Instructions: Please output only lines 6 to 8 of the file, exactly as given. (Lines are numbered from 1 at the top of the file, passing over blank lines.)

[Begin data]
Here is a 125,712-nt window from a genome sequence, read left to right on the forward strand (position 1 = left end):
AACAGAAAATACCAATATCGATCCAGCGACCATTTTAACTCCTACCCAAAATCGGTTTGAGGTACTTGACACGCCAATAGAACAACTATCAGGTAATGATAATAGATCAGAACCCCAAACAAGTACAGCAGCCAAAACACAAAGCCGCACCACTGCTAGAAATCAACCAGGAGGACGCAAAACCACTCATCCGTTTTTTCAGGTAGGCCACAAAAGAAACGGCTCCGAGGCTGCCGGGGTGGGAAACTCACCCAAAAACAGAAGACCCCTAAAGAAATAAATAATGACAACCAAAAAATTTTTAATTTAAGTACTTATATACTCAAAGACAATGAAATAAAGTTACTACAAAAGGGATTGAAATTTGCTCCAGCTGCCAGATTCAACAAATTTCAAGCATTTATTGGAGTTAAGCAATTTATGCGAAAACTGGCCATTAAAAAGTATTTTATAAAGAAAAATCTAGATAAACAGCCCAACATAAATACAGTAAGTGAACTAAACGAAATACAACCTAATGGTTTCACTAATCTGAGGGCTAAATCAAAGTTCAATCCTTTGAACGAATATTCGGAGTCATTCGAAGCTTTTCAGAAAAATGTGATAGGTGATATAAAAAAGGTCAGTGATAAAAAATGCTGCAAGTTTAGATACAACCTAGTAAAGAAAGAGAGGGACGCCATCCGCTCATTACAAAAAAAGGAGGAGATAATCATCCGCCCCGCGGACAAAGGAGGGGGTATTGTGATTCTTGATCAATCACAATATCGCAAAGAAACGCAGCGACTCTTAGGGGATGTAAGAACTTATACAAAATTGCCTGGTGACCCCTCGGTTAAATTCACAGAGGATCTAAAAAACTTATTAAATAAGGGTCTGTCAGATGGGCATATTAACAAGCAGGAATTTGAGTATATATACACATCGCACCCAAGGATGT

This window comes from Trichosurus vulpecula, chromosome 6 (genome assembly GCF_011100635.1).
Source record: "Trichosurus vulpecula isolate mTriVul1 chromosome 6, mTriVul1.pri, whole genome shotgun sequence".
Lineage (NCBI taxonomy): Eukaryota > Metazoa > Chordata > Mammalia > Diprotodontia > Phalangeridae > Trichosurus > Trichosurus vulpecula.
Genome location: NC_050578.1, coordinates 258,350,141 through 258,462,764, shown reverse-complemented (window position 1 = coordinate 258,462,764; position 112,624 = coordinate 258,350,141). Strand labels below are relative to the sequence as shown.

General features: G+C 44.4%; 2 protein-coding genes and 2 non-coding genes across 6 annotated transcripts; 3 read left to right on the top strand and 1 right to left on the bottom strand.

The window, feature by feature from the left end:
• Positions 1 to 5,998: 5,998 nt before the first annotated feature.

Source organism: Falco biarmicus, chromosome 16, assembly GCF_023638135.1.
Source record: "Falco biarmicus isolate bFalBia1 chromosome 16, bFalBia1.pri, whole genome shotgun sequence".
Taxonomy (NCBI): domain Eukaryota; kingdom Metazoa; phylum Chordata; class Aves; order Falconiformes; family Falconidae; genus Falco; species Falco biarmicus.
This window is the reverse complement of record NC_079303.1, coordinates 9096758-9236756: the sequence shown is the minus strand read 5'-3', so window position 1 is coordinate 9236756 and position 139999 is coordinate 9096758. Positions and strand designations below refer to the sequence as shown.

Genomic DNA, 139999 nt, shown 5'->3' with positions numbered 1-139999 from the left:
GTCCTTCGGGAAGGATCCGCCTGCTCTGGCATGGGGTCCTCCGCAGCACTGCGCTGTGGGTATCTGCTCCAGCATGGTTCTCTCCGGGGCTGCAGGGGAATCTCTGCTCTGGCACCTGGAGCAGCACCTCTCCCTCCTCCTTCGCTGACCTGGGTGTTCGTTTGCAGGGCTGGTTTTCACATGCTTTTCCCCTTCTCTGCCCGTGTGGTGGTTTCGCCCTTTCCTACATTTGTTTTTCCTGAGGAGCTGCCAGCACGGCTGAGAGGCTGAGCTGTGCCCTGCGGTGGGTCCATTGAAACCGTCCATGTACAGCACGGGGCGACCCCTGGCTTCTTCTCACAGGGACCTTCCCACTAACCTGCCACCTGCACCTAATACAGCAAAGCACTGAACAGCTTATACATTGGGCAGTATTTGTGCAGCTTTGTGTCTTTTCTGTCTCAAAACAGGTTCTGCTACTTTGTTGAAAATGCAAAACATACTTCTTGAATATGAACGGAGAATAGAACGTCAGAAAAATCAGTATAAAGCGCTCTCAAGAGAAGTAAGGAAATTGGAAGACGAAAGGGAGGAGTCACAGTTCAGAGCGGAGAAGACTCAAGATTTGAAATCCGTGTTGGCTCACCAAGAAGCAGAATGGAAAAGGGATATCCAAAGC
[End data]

Genome location: NC_050578.1, coordinates 258,350,141 through 258,462,764, shown reverse-complemented (window position 1 = coordinate 258,462,764; position 112,624 = coordinate 258,350,141). Strand labels below are relative to the sequence as shown.

General features: G+C 44.4%; 2 protein-coding genes and 2 non-coding genes across 6 annotated transcripts; 3 read left to right on the top strand and 1 right to left on the bottom strand.

The window, feature by feature from the left end: